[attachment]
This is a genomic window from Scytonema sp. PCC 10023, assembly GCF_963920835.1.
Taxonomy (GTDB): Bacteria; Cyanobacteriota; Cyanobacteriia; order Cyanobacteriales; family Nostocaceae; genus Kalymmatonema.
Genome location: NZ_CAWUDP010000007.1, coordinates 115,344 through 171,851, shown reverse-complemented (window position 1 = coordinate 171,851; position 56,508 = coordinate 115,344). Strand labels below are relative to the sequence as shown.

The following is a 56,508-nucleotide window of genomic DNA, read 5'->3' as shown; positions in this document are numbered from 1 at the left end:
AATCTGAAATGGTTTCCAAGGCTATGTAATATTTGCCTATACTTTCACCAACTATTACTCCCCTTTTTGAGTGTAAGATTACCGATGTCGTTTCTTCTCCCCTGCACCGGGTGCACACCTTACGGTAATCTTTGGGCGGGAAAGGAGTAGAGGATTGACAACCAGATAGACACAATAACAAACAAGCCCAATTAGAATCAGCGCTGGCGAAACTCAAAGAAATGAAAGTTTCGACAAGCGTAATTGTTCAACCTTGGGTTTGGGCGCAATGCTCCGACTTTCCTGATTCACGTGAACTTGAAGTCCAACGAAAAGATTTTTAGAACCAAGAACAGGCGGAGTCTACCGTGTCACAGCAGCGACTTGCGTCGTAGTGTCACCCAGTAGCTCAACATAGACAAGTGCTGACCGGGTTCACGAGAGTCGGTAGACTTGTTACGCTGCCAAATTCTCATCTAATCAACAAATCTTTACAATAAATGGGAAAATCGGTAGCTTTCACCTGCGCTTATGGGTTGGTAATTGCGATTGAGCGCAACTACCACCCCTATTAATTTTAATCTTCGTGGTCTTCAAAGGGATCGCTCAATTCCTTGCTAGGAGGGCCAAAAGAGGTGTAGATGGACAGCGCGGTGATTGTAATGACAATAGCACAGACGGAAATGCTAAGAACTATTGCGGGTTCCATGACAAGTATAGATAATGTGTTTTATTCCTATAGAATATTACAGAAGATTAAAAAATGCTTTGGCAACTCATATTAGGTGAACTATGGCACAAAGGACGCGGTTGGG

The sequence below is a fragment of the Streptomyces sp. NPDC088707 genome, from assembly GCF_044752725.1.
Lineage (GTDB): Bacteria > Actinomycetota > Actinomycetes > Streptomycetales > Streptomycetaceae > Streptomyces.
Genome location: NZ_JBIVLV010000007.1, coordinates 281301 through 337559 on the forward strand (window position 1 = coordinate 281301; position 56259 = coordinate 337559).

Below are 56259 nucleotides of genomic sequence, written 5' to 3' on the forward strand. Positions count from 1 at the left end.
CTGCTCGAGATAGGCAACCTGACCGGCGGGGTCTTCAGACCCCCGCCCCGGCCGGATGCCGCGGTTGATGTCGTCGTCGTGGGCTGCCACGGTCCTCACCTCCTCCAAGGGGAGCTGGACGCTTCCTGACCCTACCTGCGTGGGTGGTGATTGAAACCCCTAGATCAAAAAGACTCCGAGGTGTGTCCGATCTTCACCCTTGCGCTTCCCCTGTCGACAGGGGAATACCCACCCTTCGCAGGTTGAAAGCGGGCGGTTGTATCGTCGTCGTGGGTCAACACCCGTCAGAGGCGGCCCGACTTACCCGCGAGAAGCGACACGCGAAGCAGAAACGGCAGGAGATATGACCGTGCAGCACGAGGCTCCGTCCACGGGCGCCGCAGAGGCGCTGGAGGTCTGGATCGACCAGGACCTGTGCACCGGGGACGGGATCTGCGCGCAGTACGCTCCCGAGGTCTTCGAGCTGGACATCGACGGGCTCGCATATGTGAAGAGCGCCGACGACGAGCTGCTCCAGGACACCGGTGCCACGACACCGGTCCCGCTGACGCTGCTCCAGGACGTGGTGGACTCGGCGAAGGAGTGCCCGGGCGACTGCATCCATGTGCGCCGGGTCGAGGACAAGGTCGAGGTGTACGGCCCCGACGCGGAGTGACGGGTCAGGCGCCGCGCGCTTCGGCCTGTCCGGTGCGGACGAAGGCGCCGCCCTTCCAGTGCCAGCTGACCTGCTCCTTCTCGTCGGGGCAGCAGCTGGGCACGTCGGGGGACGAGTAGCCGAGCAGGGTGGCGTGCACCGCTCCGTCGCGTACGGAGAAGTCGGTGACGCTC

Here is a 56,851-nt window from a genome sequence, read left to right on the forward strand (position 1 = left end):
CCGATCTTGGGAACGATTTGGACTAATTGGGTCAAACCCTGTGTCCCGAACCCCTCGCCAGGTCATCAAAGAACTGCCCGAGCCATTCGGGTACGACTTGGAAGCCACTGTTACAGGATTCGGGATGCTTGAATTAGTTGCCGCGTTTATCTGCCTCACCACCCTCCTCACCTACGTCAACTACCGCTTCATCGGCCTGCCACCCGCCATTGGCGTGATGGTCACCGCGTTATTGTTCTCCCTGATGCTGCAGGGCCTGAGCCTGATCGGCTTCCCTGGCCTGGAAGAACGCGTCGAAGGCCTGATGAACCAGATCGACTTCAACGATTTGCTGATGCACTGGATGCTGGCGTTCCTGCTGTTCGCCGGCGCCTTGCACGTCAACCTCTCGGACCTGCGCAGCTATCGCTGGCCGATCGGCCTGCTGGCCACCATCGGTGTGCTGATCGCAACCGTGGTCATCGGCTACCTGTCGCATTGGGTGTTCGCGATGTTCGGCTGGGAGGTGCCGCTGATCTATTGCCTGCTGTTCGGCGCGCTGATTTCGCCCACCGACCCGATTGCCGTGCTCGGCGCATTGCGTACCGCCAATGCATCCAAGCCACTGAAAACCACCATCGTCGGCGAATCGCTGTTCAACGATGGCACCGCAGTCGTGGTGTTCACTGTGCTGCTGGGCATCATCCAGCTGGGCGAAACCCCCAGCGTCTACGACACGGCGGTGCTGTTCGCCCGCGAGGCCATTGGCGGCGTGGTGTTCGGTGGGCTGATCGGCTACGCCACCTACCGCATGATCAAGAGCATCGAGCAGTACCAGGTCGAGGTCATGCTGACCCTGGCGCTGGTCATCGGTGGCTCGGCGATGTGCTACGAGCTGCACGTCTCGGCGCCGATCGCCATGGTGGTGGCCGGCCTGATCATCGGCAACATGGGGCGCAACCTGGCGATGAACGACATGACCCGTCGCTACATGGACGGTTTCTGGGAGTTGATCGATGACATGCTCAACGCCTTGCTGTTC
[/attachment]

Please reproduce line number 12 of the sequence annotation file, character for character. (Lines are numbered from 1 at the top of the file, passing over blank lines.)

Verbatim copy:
CCGATCTTGGGAACGATTTGGACTAATTGGGTCAAACCCTGTGTCCCGAACCCCTCGCCAGGTCATCAAAGAACTGCCCGAGCCATTCGGGTACGACTTGGAAGCCACTGTTACAGGATTCGGGATGCTTGAATTAGTTGCCGCGTTTATCTGCCTCACCACCCTCCTCACCTACGTCAACTACCGCTTCATCGGCCTGCCACCCGCCATTGGCGTGATGGTCACCGCGTTATTGTTCTCCCTGATGCTGCAGGGCCTGAGCCTGATCGGCTTCCCTGGCCTGGAAGAACGCGTCGAAGGCCTGATGAACCAGATCGACTTCAACGATTTGCTGATGCACTGGATGCTGGCGTTCCTGCTGTTCGCCGGCGCCTTGCACGTCAACCTCTCGGACCTGCGCAGCTATCGCTGGCCGATCGGCCTGCTGGCCACCATCGGTGTGCTGATCGCAACCGTGGTCATCGGCTACCTGTCGCATTGGGTGTTCGCGATGTTCGGCTGGGAGGTGCCGCTGATCTATTGCCTGCTGTTCGGCGCGCTGATTTCGCCCACCGACCCGATTGCCGTGCTCGGCGCATTGCGTACCGCCAATGCATCCAAGCCACTGAAAACCACCATCGTCGGCGAATCGCTGTTCAACGATGGCACCGCAGTCGTGGTGTTCACTGTGCTGCTGGGCATCATCCAGCTGGGCGAAACCCCCAGCGTCTACGACACGGCGGTGCTGTTCGCCCGCGAGGCCATTGGCGGCGTGGTGTTCGGTGGGCTGATCGGCTACGCCACCTACCGCATGATCAAGAGCATCGAGCAGTACCAGGTCGAGGTCATGCTGACCCTGGCGCTGGTCATCGGTGGCTCGGCGATGTGCTACGAGCTGCACGTCTCGGCGCCGATCGCCATGGTGGTGGCCGGCCTGATCATCGGCAACATGGGGCGCAACCTGGCGATGAACGACATGACCCGTCGCTACATGGACGGTTTCTGGGAGTTGATCGATGACATGCTCAACGCCTTGCTGTTC